The Changing Landscape of Digital Healthcare in India – ET HealthWorld

by Gaurav Gupta

Spurred by the COVID-19 pandemic, rapid digitization, increasing internet and smartphone penetration, and government initiatives like National Digital Health Mission and Make in India, the healthcare sector is digitizing and innovating at an accelerated speed. As the pace of digital innovation accelerates, the opportunities for healthcare companies and manufacturers will multiply and patient outcomes will improve.

Major stakeholders in India’s digital healthcare

The digitization of India’s healthcare will inevitably optimize the practice of doctors, enhance patient-doctor communication and improve patient outcomes. Besides the two obvious stakeholders, technological changes in the Indian healthcare system can also benefit other members of the ecosystem. The Indian government is planning to set up a National Health Stack where all major stakeholders such as hospitals, insurers, TPAs, government and HealthTech startups can come under one roof. These diverse stakeholders can facilitate the collection of comprehensive healthcare data electronically.

An electronic national health registry would allow policymakers to form robust policies, detect fraud in health insurance, measure outcomes and boost medical research in India. The portability of this data will cut costs, save time, enable monitoring, improve patient outcomes and even prevent the outbreak of viruses and diseases. It will also help pharmaceutical companies, laboratories, and medical devices manufacturers to leverage the information system to address the country’s long-standing healthcare challenges and build innovative drugs, devices, and solutions. Additionally, the government has allocated ₹1600 crore for five years towards the Ayushman Bharat Digital Mission (ABDM) to propel India’s digital healthcare.

A mixed bag of benefits and challenges

Digital healthcare has introduced telemedicine and virtual care models, which have proved to be life-saving at the peak of the mortal pandemic. According to reports, 80 per cent of doctors in North India adopted telemedicine, 50 per cent in Southern and Western regions, and 35 per cent in East India during the pandemic. Consequently, patients in rural and remote areas of the country, who remained aloof to healthcare services, are now able to access affordable and quality healthcare. Thanks to technology, patients can now seek online consultation and get medicines delivered to their homes within a few minutes. Additionally, the emergence of medical wearables has made patients more aware of their health and can help in the prevention of lifestyle diseases. Artificial Intelligence and robotics can also improve accuracy, enable precise diagnosis and remote treatment.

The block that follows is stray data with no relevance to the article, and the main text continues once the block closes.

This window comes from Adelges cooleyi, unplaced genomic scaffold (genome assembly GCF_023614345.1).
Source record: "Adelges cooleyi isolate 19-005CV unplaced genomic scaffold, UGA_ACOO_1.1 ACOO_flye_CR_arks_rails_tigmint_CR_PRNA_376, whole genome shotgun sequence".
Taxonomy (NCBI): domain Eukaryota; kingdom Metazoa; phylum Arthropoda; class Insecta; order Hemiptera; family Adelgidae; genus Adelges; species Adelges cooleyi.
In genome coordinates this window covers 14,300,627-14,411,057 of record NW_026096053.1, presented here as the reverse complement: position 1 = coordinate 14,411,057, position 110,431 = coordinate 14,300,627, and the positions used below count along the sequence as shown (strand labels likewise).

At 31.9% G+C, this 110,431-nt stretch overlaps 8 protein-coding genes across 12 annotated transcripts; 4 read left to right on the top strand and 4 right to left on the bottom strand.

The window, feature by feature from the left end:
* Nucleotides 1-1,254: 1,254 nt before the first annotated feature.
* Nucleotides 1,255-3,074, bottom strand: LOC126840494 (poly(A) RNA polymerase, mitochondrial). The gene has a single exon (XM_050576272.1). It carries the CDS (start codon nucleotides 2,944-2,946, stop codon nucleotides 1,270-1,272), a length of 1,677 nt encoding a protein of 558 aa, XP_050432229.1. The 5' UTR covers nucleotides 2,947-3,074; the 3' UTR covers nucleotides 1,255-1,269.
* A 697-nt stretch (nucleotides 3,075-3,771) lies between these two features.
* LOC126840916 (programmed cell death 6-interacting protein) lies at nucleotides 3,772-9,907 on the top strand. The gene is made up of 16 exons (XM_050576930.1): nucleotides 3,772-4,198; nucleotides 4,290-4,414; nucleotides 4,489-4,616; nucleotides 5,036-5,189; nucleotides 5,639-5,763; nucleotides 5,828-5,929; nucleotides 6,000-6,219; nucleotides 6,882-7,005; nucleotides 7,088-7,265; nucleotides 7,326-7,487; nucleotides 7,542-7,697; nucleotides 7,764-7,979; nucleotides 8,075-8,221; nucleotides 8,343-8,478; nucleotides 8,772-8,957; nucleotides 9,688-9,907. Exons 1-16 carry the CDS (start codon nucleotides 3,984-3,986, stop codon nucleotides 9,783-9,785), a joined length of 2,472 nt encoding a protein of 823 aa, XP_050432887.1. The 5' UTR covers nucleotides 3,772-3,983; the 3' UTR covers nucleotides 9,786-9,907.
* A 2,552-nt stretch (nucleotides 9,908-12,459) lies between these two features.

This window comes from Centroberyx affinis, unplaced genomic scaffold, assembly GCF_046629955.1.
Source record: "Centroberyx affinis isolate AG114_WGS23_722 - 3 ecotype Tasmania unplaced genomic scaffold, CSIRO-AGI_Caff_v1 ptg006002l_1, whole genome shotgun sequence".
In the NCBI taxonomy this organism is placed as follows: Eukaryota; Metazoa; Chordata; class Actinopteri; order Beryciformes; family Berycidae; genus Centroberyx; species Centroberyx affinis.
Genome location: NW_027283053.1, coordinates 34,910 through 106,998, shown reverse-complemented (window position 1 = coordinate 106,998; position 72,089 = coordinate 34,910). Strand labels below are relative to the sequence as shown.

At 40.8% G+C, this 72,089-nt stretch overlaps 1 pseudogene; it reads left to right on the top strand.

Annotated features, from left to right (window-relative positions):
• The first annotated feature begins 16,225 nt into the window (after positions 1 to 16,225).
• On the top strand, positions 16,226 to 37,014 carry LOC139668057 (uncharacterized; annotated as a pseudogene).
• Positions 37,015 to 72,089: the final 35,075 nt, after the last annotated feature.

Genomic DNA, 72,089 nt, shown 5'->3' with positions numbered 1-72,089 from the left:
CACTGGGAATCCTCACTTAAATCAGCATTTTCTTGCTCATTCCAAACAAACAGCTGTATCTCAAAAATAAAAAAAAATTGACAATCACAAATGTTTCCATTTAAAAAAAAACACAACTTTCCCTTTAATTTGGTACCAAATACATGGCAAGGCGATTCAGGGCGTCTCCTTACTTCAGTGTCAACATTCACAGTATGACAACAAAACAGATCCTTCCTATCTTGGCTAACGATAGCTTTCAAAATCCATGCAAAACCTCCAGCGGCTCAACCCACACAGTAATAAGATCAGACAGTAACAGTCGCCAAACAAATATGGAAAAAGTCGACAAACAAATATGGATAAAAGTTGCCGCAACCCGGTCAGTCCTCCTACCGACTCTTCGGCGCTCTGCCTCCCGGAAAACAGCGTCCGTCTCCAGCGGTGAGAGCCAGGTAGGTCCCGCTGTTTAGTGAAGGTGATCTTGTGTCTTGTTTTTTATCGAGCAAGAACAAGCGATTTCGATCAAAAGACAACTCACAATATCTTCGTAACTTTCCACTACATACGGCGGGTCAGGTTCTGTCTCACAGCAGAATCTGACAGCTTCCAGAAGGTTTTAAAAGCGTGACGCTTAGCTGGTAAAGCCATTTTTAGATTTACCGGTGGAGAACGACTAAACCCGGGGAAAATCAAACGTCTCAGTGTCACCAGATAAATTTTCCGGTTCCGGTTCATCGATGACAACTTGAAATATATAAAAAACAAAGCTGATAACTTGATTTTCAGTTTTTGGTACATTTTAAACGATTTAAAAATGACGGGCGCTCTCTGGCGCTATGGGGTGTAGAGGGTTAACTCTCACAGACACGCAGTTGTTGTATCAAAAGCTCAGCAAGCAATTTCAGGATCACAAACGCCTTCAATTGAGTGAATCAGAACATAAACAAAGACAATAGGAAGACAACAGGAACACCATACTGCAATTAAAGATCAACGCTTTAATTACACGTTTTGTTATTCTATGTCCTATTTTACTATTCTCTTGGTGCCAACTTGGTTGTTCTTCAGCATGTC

Despite the myriad benefits of digital healthcare, challenges abound in the Indian healthcare system. The absence of clear regulations and guidelines may lead to fraudulent practices, data theft, and misuse of digital prescriptions and electronic health records. The lack of digital infrastructure and skilled professionals is another roadblock to the digitization of the healthcare system. According to reports, the density of skilled active health workforce in India is as low as 11 to 12 doctors and nurses/midwives per 10,000 persons. Digital upskilling and robust infrastructure can prove to be expensive and formidable endeavors. India must overcome data privacy and cybersecurity issues to unlock its full potential in digital healthcare.

Unlocking India’s full potential

The benefits offered by digital healthcare surpass the challenges by leaps and bounds. Government initiatives and incentives, along with changing patient expectations have made India a fertile ground for HealthTech startups. Currently, 7,128 HealthTech startups populate India’s digital healthcare ecosystem. These healthcare startups are aiming at specific problems and building innovative technology solutions that can help leapfrog the gaps in the Indian healthcare system. The pandemic has further fuelled global investments into healthcare startups and firms in India. An integrated network of hospitals, labs, insurers, pharmaceuticals, and HealthTech startups under the regulatory framework of government policies and guidelines can help India chart a successful roadmap for the future.

Wrapping Up

Moving forward, the Indian healthcare system is projected to witness a massive spike in demand as well as supply of digital healthcare services. An ecosystem of AI, robotics, telemedicine, electronic health records, IoT, and digital therapeutics among others will strengthen the country’s healthcare backbone to overcome challenges in patient monitoring, healthcare accessibility, affordability, supply chain, claims settlement, and quality of care. From being a laggard in technology adoption to being a leading innovator, the healthcare sector has come a long way and is forecasted to propel even further. The horizon of India’s digital healthcare is brimming with high hopes and possibilities.

Gaurav Gupta, Co-Founder of Navia Life Care- a health tech startup

(DISCLAIMER: The views expressed are solely of the author and ETHealthworld does not necessarily subscribe to it. ETHealthworld.com shall not be responsible for any damage caused to any person / organisation directly or indirectly)

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